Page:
Chabad of Toms River Wins Landmark Federal Court Case; Township Must Allow Chabad House and Pay Damages; Statements from Lakewood Vaad, Agudah

In a strong boost to religious liberty and intercommunal harmony, Judge Freda L. Wolfson of the U.S. District Court of New Jersey ruled that the Toms River municipality broke various laws, including the Religious Land Use and Institutionalized Persons Act of 2000 (RLUIPA), the Fair Housing Act and other anti-discrimination laws, its quest to ban Rabbi Moshe Gourarie from operating Chabad Jewish Center in his home on Church Road.

Toms River required Rabbi Gourarie to obtain a variance so that he can host minyanim and similar activities in his home, which is in a residential zone, and issued him a host of violations. Judge Wolfson affirmed that hosting religious services and events in the home – subject to limitations of attendees and quality of life protections for neighbors – is a constitutionally protected liberty even within a residential property. In addition, the Township was ordered to pay $122,500 in damages to Rabbi Gourarie.

The ruling is a strong setback for other municipalities as well who place onerous ordinances that inhibit peaceful, constitutionally protected activities, such as prayers, Eruv or schools, especially when they are clearly targeted to exclude Orthodox Jews or any other ethnicity from a municipality. This was particularly evident in the Chabad case, as a non-Jewish house of worship operated nearby for many years without any variance requirement. Hateful anti-Semitic comments made at public hearings and on social media against the Jewish Center were also a focal point in the case, proving unsavory motives in the municipality’s efforts.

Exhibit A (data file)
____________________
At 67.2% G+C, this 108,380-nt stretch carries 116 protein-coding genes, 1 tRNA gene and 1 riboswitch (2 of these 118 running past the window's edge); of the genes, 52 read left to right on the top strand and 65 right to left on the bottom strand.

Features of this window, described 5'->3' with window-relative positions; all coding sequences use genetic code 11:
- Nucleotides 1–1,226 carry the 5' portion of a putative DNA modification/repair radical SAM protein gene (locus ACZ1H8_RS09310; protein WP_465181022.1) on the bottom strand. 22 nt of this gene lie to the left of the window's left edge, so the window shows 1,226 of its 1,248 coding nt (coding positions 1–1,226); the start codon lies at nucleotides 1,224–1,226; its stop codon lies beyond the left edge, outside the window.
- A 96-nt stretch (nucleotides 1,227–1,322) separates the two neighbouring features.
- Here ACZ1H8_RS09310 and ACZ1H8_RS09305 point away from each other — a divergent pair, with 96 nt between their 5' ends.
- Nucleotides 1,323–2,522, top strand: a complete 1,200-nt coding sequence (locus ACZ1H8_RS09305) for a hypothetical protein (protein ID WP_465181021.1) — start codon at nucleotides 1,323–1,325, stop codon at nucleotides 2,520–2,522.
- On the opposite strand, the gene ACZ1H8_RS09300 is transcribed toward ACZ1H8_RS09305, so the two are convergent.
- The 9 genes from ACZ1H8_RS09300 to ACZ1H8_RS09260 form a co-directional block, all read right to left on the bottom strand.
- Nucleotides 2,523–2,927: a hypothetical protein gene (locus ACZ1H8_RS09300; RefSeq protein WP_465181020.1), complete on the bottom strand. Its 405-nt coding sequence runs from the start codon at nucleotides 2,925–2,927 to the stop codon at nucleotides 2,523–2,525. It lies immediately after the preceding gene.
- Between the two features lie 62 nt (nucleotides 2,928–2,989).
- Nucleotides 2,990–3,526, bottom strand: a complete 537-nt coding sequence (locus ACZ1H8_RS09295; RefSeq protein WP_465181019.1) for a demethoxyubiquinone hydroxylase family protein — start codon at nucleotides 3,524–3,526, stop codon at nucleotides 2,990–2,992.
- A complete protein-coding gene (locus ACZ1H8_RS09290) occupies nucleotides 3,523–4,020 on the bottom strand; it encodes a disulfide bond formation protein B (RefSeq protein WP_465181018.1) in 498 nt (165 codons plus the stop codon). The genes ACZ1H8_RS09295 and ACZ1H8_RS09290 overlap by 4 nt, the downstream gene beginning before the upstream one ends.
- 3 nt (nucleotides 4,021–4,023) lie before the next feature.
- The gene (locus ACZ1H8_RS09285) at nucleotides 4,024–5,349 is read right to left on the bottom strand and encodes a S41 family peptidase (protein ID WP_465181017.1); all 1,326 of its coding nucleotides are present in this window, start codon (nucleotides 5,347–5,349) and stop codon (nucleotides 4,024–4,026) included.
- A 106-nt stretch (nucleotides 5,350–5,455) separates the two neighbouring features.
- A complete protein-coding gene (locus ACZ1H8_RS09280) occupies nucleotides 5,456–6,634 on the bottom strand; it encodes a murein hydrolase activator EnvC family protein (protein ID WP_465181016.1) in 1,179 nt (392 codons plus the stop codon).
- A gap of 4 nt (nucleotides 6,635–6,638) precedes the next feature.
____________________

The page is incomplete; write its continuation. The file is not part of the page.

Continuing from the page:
Roman Storzer, Esq., represented Chabad in this case, and previously won friendly verdicts in similar cases in Ocean, NJ and Pomona, NY. Attorney Storzer also represents Agudath Israel and its co-plaintiffs in their lawsuit against Jackson Township’s discriminatory ordinances against shuls, Eruvs and nonpublic schools.

The reaction from community leaders in the region was swift.

“We are pleased that the federal court ruled in favor of religious freedom,and are glad to have this sad issue behind us,” said Rabbi Moshe Zev Weisberg of The Lakewood Vaad. “We reach out to our adversaries to please turn the page and try to resolve forthcoming issues in the spirit of good neighbors and reasonable accommodation.”

Mrs. Chanie Jacobowitz, Director of Government Affairs, Beth Medrash Govoha, stated, “We hope that today’s decision will send a message of the paramount societal importance of religious liberty and tolerance. We call on our neighbors and the municipal officials in towns throughout our region to join us in an effort to spread the message of tolerance and cooperation for the good of all.”

“Agudath Israel is overjoyed that the Chabad House can continue to serve its community,” said Rabbi Avi Schnall, Director of Agudath Israel of America’s New Jersey office. “We hope that this decision will serve as a reminder to all townships that religious liberties in the United States will not be trampled upon.”